- The Student/Faculty Center (1960) includes the campus center, snack bar, mailroom, bookstore, and meeting rooms. It also houses the Student Life Office, the Office of Career Services, Internships and Leadership Development, Student Senate, Student Activities, Counciling and Special Events.
- Boyd Science Center (1971) is a four-floor building housing the biology, chemistry, geology, mathematics, modern languages, computer science and physics departments.
- Recreation Center (1986) is a four-story building holding a 2,800-seat gym, dance rooms, racquetball courts, weight room, athletic training room and locker rooms. The "Rec" Center also houses the physical education department and the athletic department.
- Caldwell Hall (2004) a 32,000 ft (9,800 m). sq., state-of-the-art facility houses Muskingum’s speech, journalism and theatre programs, and graphic arts initiative. This 21st century instructional space features multi-media classrooms, computer-aided design laboratory, lecture hall, seminar rooms, exhibit hall, radio and television studios, a 250-seat theatre, recital hall and cinema, costume & set design laboratories, tech support areas and an experimental theatre/rehearsal hall.
- Chess Center (2008) a 23,000 ft (7,000 m). sq., state-of-the-art campus center. featuring a three-level forum where students gather, socialize, study, work, & work out. The innovative design of this new building also "bridges" the east and west hills of the campus.
- The Neptune Center (2008) This new building is home for the Art Department’s program in ceramics, sculpture, and other three-dimensional creative work.
- Walter Hall (2010) - Dedicated in April 2011. Has become the new home for music program, world languages and the Center for the Advancement of Learning (PLUS program).
Muskingum competes athletically in the NCAA as a Division III school and as one of the first and longest affiliated members of the Ohio Athletic Conference (OAC). M.U.'s teams compete under the name the Fighting Muskies. Rather than using the traditional magenta, Muskies athletics wear black and red. The school's main athletic rival is fellow OAC competitor the Marietta College Pioneers (which ironically was originally called the Muskingum Academy when established in 1797). Muskingum fields teams in American football, women's volleyball, baseball, women's softball, wrestling and men's and women's indoor track, outdoor track, soccer, tennis, cross country and golf. Muskingum has won 79 Ohio Athletic Conference (OAC) Championships, since the school joined the conference in 1923:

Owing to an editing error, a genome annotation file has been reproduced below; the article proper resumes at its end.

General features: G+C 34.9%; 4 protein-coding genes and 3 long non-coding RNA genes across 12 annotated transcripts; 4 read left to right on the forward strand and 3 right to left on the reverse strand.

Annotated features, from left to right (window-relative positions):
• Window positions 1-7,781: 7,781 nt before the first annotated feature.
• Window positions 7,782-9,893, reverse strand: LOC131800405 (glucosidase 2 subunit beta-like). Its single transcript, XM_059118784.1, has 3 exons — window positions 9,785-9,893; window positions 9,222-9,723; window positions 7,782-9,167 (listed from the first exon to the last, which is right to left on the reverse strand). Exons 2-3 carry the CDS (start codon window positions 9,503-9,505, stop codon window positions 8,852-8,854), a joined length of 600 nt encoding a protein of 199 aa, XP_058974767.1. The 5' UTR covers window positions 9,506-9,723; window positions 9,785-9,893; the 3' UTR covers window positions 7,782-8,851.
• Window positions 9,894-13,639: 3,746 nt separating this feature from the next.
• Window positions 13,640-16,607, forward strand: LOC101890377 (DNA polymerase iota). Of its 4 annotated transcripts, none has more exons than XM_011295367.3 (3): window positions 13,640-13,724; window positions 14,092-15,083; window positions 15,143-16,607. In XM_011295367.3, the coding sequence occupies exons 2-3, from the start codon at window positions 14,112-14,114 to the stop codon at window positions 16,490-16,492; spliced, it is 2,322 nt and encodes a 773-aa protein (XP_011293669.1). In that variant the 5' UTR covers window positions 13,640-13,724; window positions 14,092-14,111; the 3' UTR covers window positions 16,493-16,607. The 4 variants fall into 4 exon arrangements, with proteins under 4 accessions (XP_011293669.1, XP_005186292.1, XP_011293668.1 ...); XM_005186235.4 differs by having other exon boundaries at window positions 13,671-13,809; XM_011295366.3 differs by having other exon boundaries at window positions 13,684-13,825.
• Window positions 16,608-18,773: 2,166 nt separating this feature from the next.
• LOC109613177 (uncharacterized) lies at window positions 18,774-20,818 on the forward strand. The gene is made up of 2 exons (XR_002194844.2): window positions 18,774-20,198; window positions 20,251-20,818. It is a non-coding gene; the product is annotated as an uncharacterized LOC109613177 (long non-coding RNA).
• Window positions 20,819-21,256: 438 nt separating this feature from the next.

- Baseball Championship (1952)
- Men's Basketball Regular Season Championships (1972–73, 1973–74, 1950–51)
- Men's Basketball Tournament Championships (1989–90, 1987–88, 1976–77, 1936–37, 1927–28, 1926–27, 1925–26)
- Women's Basketball Regular Season Championships (1992–93, 1988–89)
- Women's Basketball Tournament Championships (1990–91, 1988–89, 1984–85)
- Men's Cross Country Championships (1961, 1928, 1927)
- Football Championships (1975, 1966, 1965, 1960, 1955, 1950, 1949, 1939, 1931, 1930, 1929, 1927, 1926)
- Men's Golf Championships (1987, 1978)
- Softball Regular Season Championships (2008, 2007, 2006, 2005, 2004, 2003, 2002, 2001, 2000, 1999, 1998)
- Softball Tournament Championships (2007, 2006, 2005, 2004, 2003, 2002, 2001, 2000, 1999, 1998, 1995, 1993, 1992, 1990, 1989, 1988, 1986)
- Women's Indoor Track Championship (1987)
- Women's Outdoor Track Championships (1987, 1986, 1985)
- Volleyball Regular Season Championships (1999, 1998, 1991, 1989, 1988)
- Volleyball Tournament Championships (2002, 1999, 1998, 1992, 1988)